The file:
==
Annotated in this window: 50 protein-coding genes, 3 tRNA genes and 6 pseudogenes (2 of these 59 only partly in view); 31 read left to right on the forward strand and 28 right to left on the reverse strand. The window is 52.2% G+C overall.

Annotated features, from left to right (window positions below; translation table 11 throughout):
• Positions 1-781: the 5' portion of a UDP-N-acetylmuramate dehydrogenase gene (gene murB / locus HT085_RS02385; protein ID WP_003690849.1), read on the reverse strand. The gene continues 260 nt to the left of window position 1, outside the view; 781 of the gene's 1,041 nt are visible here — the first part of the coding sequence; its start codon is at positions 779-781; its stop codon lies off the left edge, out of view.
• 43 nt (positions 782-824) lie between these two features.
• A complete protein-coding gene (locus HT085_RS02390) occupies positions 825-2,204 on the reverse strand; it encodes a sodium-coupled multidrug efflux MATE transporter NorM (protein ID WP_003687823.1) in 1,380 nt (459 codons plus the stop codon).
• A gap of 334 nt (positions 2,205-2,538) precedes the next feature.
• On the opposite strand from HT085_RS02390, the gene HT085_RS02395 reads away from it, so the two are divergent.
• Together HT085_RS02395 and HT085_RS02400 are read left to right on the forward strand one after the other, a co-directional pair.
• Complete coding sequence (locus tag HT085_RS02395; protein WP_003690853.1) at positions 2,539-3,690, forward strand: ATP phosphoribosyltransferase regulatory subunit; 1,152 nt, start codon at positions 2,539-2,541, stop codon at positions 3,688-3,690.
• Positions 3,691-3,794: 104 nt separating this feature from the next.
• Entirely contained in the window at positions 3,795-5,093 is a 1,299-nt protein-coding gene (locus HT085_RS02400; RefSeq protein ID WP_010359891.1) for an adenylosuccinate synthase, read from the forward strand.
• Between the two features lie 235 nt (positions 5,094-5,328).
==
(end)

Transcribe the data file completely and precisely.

Annotated in this window: 50 protein-coding genes, 3 tRNA genes and 6 pseudogenes (2 of these 59 only partly in view); 31 read left to right on the forward strand and 28 right to left on the reverse strand. The window is 52.2% G+C overall.

Annotated features, from left to right (window positions below; translation table 11 throughout):
• Positions 1-781: the 5' portion of a UDP-N-acetylmuramate dehydrogenase gene (gene murB / locus HT085_RS02385; protein ID WP_003690849.1), read on the reverse strand. The gene continues 260 nt to the left of window position 1, outside the view; 781 of the gene's 1,041 nt are visible here — the first part of the coding sequence; its start codon is at positions 779-781; its stop codon lies off the left edge, out of view.
• 43 nt (positions 782-824) lie between these two features.
• A complete protein-coding gene (locus HT085_RS02390) occupies positions 825-2,204 on the reverse strand; it encodes a sodium-coupled multidrug efflux MATE transporter NorM (protein ID WP_003687823.1) in 1,380 nt (459 codons plus the stop codon).
• A gap of 334 nt (positions 2,205-2,538) precedes the next feature.
• On the opposite strand from HT085_RS02390, the gene HT085_RS02395 reads away from it, so the two are divergent.
• Together HT085_RS02395 and HT085_RS02400 are read left to right on the forward strand one after the other, a co-directional pair.
• Complete coding sequence (locus tag HT085_RS02395; protein WP_003690853.1) at positions 2,539-3,690, forward strand: ATP phosphoribosyltransferase regulatory subunit; 1,152 nt, start codon at positions 2,539-2,541, stop codon at positions 3,688-3,690.
• Positions 3,691-3,794: 104 nt separating this feature from the next.
• Entirely contained in the window at positions 3,795-5,093 is a 1,299-nt protein-coding gene (locus HT085_RS02400; RefSeq protein ID WP_010359891.1) for an adenylosuccinate synthase, read from the forward strand.
• Between the two features lie 235 nt (positions 5,094-5,328).